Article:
QNAP TS-130

Price/Buy HERE – $199 / £179 / AU$299 HERE – $99 / £89 / AU$199 HERE – $220 / £190 / AU$320 HERE – $140 / £130 / AU$250
CPU Model Realtek RTD1296 Marvell Armada 3700 88F3720 AnnapurnaLabs AL214 Realtek RTD1295
CPU Quantity 1 1 1
CPU Architecture 64-bit ARM 64-bit ARM 32bit ARM 64-bit ARM
CPU Frequency 4-core 1.4 GHz 2-core 800 MHz 4-core 1.7 GHz 4-core 1.4 GHz
Hardware Encryption Engine Yes Yes Yes Yes
System Memory 1 GB DDR4 non-ECC 512 MB DDR3L non-ECC 1GB DDR3 1 GB DDR4, not expandable
RJ-45 1GbE LAN Port 1 1 1 1
USB 2.0 Port 0 2 0 1 GB DDR4, not expandable
USB 3.2 Gen 1 Port* 2 0 2 1
Noise Level* 16.7 dB(A) 16.9 dB(A) 15.8 db(A) 15.2 db(A)
Power Consumption* 9.4 W (Access)
4.22 W (HDD Hibernation)
9.81 W (Access)
4.68 W (HDD Hibernation)
11.62 W (Access)
7.29 W (HDD Hibernation)
7.29 W (Access)
3.45 W (HDD Hibernation)
Warranty 2 Years 2 Years 2 Years 2 Years
  • Support of over 100 Applications that can be installed on the Synology DSM and QNAP QTS user interface
  • Access from over the network or anywhere in the world (with encryption) via Windows, Mac, Android and iOS systems
  • Many client applications for Mobile and Desktop Computer systems for tailored access
  • DLNA Media streaming support to Smart TVs, Consoles, Audio to Amazon Alexa, FireStick Streaming and more (some third-party apps might be needed, such as ‘MyMedia’)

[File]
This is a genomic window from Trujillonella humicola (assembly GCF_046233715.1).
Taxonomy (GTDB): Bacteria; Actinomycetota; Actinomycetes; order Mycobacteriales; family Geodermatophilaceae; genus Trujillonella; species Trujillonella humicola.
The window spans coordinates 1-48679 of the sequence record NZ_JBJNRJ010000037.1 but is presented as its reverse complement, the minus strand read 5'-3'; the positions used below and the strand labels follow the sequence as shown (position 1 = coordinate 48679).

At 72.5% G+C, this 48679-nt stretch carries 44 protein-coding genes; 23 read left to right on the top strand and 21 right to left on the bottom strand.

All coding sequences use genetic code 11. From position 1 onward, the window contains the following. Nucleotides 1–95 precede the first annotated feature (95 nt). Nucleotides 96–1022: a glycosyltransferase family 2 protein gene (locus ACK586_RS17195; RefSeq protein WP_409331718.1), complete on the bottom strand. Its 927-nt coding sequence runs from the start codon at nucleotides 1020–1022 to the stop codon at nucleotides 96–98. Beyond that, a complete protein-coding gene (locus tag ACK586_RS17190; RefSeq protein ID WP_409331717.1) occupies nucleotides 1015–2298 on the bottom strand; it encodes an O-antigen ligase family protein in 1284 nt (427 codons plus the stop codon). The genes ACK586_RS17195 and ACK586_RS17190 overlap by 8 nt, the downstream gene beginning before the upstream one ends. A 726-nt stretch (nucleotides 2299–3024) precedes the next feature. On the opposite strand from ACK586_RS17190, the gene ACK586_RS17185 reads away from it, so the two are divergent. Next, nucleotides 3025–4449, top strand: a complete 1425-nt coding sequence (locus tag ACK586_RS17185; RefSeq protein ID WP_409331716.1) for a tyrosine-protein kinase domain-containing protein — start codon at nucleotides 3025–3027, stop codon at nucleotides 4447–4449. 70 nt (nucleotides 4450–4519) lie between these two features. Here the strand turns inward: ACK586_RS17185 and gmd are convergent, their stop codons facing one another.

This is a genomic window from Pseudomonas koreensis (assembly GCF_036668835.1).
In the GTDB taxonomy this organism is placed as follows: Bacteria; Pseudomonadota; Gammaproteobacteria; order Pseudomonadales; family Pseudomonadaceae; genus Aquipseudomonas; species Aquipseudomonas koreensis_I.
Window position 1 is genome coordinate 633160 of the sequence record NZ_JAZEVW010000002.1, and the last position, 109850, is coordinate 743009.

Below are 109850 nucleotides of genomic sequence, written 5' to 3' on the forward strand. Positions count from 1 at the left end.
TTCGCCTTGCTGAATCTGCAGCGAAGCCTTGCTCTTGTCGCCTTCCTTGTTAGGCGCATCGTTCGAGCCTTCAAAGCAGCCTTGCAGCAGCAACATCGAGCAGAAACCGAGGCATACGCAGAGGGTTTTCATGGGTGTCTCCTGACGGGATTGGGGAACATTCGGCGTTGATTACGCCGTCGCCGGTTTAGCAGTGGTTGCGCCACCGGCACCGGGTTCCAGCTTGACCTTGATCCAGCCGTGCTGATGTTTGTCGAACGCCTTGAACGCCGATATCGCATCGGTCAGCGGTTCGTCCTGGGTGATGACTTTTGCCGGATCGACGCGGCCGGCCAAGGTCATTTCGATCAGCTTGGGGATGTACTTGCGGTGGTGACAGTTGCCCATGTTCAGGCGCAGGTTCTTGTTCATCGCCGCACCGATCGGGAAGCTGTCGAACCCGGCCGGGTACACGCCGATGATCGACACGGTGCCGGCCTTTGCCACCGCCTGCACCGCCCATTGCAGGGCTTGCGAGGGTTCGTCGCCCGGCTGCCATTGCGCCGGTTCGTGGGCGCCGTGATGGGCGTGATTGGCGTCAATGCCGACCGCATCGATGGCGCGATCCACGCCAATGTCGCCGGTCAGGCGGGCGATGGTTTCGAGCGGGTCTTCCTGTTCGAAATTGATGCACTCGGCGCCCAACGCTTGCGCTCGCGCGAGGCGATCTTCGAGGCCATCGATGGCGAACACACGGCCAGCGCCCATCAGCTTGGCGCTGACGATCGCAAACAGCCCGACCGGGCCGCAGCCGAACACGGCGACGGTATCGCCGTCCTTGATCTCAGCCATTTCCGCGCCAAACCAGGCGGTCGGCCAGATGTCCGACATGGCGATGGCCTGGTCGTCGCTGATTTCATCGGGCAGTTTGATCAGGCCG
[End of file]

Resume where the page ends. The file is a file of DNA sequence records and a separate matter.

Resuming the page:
• Plex Media Server Support (in some cases)
  • Although lacking RAID, many 1-Bay NAS support Storage Snapshots, as well as numerous backup systems
  • AI-Powered Photo Recognition (extent of support is very dependant on the model/CPU)
  • Apple Time Machine Supported services
  • Supporting multiple users and multiple security credentials at once
  • Business-class Surveillance software (Surveillance Station) and 2 cameras licences with every NAS 1-Bay
  • Backup Software for USB, Cloud, NAS-to-NAS and general file servers with Hyper Backup/HBS 3
  • Cloud and Remote server Synchronization Services (to connect your existing cloud account as an available storage area
  • iTunes Media Server and support of most DLNA streaming hardware

So, there is ALOT that you can do with any of the desktop 1-Bay solutions in today’s article that I want to discuss today, however, some of them are better at some tasks than others and with limitations ranging from the amount of memory they have, the proficiency of the CPU and design choices along the way, let’s take a look at the currently available 2 Bay NAS you can buy from.